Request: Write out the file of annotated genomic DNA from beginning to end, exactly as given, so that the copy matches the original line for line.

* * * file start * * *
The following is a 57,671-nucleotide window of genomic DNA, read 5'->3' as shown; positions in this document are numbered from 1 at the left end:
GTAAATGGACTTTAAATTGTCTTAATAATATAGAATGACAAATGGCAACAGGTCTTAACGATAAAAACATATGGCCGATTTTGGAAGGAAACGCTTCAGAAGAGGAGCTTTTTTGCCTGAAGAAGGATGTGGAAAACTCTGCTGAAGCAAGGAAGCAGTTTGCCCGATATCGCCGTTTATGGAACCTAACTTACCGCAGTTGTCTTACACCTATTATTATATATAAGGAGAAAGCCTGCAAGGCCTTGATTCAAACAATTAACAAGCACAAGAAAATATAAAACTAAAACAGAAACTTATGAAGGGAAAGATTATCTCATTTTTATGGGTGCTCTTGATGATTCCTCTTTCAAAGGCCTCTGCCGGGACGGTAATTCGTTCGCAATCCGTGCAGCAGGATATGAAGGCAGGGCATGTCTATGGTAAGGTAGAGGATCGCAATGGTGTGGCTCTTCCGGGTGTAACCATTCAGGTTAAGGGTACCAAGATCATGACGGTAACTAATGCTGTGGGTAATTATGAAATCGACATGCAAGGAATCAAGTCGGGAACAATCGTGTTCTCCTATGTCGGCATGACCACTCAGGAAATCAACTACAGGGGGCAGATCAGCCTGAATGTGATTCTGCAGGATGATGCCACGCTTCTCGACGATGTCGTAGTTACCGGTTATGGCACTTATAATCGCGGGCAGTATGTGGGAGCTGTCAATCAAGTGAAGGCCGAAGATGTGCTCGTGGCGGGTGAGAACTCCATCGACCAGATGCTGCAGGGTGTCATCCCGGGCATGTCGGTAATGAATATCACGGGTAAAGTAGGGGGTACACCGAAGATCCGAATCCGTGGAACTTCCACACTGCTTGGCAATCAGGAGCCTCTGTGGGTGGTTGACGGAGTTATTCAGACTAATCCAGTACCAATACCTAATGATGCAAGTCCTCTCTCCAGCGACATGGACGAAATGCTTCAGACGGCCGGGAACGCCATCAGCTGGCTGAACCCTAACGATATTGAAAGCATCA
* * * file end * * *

The following is a 57,671-nucleotide window of genomic DNA, read 5'->3' as shown; positions in this document are numbered from 1 at the left end:
GTAAATGGACTTTAAATTGTCTTAATAATATAGAATGACAAATGGCAACAGGTCTTAACGATAAAAACATATGGCCGATTTTGGAAGGAAACGCTTCAGAAGAGGAGCTTTTTTGCCTGAAGAAGGATGTGGAAAACTCTGCTGAAGCAAGGAAGCAGTTTGCCCGATATCGCCGTTTATGGAACCTAACTTACCGCAGTTGTCTTACACCTATTATTATATATAAGGAGAAAGCCTGCAAGGCCTTGATTCAAACAATTAACAAGCACAAGAAAATATAAAACTAAAACAGAAACTTATGAAGGGAAAGATTATCTCATTTTTATGGGTGCTCTTGATGATTCCTCTTTCAAAGGCCTCTGCCGGGACGGTAATTCGTTCGCAATCCGTGCAGCAGGATATGAAGGCAGGGCATGTCTATGGTAAGGTAGAGGATCGCAATGGTGTGGCTCTTCCGGGTGTAACCATTCAGGTTAAGGGTACCAAGATCATGACGGTAACTAATGCTGTGGGTAATTATGAAATCGACATGCAAGGAATCAAGTCGGGAACAATCGTGTTCTCCTATGTCGGCATGACCACTCAGGAAATCAACTACAGGGGGCAGATCAGCCTGAATGTGATTCTGCAGGATGATGCCACGCTTCTCGACGATGTCGTAGTTACCGGTTATGGCACTTATAATCGCGGGCAGTATGTGGGAGCTGTCAATCAAGTGAAGGCCGAAGATGTGCTCGTGGCGGGTGAGAACTCCATCGACCAGATGCTGCAGGGTGTCATCCCGGGCATGTCGGTAATGAATATCACGGGTAAAGTAGGGGGTACACCGAAGATCCGAATCCGTGGAACTTCCACACTGCTTGGCAATCAGGAGCCTCTGTGGGTGGTTGACGGAGTTATTCAGACTAATCCAGTACCAATACCTAATGATGCAAGTCCTCTCTCCAGCGACATGGACGAAATGCTTCAGACGGCCGGGAACGCCATCAGCTGGCTGAACCCTAACGATATTGAAAGCATCA